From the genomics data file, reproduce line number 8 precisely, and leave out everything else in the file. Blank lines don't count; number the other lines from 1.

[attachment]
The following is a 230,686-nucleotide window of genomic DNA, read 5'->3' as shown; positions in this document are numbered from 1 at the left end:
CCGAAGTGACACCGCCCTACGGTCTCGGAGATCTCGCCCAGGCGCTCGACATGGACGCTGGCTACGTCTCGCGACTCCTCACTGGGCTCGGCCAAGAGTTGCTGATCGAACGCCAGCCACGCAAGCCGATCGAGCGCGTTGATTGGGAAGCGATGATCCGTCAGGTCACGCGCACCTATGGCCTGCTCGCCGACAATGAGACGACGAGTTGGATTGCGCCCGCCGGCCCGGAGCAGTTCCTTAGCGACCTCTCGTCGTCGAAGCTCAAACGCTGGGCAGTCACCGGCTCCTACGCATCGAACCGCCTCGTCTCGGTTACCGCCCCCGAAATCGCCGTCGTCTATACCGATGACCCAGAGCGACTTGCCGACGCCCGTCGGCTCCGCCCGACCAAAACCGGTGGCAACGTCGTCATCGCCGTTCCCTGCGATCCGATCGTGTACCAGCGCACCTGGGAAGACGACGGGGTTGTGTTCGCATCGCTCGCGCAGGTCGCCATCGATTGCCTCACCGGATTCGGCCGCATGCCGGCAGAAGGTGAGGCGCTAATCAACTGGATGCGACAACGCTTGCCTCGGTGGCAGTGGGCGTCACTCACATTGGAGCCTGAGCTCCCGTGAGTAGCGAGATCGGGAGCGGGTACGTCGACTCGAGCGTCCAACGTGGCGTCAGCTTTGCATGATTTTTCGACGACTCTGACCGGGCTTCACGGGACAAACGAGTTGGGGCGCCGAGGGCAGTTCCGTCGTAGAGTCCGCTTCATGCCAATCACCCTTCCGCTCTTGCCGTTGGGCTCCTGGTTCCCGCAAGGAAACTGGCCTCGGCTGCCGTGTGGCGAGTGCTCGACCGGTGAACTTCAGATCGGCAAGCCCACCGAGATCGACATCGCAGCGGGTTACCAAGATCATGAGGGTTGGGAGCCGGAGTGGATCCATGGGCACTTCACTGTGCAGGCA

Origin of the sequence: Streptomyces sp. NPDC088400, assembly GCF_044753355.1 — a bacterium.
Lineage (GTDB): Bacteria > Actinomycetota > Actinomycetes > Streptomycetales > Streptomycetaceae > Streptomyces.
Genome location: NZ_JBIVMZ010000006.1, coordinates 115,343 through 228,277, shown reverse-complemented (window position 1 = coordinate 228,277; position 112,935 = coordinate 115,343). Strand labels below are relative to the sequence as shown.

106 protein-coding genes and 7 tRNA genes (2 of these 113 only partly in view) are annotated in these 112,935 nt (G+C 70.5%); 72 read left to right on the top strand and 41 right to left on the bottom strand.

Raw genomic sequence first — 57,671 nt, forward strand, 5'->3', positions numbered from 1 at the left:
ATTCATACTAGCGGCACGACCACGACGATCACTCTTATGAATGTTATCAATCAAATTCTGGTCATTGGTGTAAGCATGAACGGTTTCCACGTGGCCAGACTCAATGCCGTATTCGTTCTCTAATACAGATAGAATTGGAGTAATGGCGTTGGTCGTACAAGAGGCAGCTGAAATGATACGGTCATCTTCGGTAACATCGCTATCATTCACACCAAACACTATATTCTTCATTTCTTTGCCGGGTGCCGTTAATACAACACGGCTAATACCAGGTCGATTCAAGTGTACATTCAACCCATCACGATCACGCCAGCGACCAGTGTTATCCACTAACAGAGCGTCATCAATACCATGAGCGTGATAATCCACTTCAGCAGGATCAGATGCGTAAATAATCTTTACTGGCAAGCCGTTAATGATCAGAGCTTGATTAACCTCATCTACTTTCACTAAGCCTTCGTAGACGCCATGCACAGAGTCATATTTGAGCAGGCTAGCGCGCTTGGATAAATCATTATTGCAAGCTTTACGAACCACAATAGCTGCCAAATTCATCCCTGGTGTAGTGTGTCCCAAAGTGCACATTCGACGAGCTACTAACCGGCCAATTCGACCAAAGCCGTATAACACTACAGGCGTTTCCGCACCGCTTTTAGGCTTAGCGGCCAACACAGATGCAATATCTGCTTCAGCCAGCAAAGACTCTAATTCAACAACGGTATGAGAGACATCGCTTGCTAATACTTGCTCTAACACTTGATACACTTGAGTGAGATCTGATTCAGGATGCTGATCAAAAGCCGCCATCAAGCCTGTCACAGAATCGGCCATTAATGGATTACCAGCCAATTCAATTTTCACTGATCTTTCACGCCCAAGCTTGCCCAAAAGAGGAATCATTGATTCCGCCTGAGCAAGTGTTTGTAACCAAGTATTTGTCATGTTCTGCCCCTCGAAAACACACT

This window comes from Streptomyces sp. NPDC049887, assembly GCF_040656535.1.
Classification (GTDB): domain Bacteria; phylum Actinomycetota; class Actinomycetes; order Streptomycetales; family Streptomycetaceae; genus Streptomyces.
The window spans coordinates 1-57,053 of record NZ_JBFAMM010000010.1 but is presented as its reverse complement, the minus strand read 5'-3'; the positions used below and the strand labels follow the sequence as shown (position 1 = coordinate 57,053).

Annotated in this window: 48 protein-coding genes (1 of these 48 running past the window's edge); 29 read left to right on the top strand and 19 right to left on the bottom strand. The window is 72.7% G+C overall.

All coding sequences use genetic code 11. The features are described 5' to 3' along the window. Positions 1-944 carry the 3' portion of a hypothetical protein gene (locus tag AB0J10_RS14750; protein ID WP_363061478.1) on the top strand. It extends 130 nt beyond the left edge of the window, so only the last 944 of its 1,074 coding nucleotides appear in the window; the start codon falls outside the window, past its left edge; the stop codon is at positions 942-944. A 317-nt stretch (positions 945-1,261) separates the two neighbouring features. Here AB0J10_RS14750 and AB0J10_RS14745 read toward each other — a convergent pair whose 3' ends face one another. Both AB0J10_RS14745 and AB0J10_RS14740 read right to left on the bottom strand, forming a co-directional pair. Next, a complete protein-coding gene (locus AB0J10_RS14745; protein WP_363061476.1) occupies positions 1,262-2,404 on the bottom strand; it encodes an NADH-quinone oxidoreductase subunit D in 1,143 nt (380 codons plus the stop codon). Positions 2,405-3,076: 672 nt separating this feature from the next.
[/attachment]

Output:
ATTCATACTAGCGGCACGACCACGACGATCACTCTTATGAATGTTATCAATCAAATTCTGGTCATTGGTGTAAGCATGAACGGTTTCCACGTGGCCAGACTCAATGCCGTATTCGTTCTCTAATACAGATAGAATTGGAGTAATGGCGTTGGTCGTACAAGAGGCAGCTGAAATGATACGGTCATCTTCGGTAACATCGCTATCATTCACACCAAACACTATATTCTTCATTTCTTTGCCGGGTGCCGTTAATACAACACGGCTAATACCAGGTCGATTCAAGTGTACATTCAACCCATCACGATCACGCCAGCGACCAGTGTTATCCACTAACAGAGCGTCATCAATACCATGAGCGTGATAATCCACTTCAGCAGGATCAGATGCGTAAATAATCTTTACTGGCAAGCCGTTAATGATCAGAGCTTGATTAACCTCATCTACTTTCACTAAGCCTTCGTAGACGCCATGCACAGAGTCATATTTGAGCAGGCTAGCGCGCTTGGATAAATCATTATTGCAAGCTTTACGAACCACAATAGCTGCCAAATTCATCCCTGGTGTAGTGTGTCCCAAAGTGCACATTCGACGAGCTACTAACCGGCCAATTCGACCAAAGCCGTATAACACTACAGGCGTTTCCGCACCGCTTTTAGGCTTAGCGGCCAACACAGATGCAATATCTGCTTCAGCCAGCAAAGACTCTAATTCAACAACGGTATGAGAGACATCGCTTGCTAATACTTGCTCTAACACTTGATACACTTGAGTGAGATCTGATTCAGGATGCTGATCAAAAGCCGCCATCAAGCCTGTCACAGAATCGGCCATTAATGGATTACCAGCCAATTCAATTTTCACTGATCTTTCACGCCCAAGCTTGCCCAAAAGAGGAATCATTGATTCCGCCTGAGCAAGTGTTTGTAACCAAGTATTTGTCATGTTCTGCCCCTCGAAAACACACT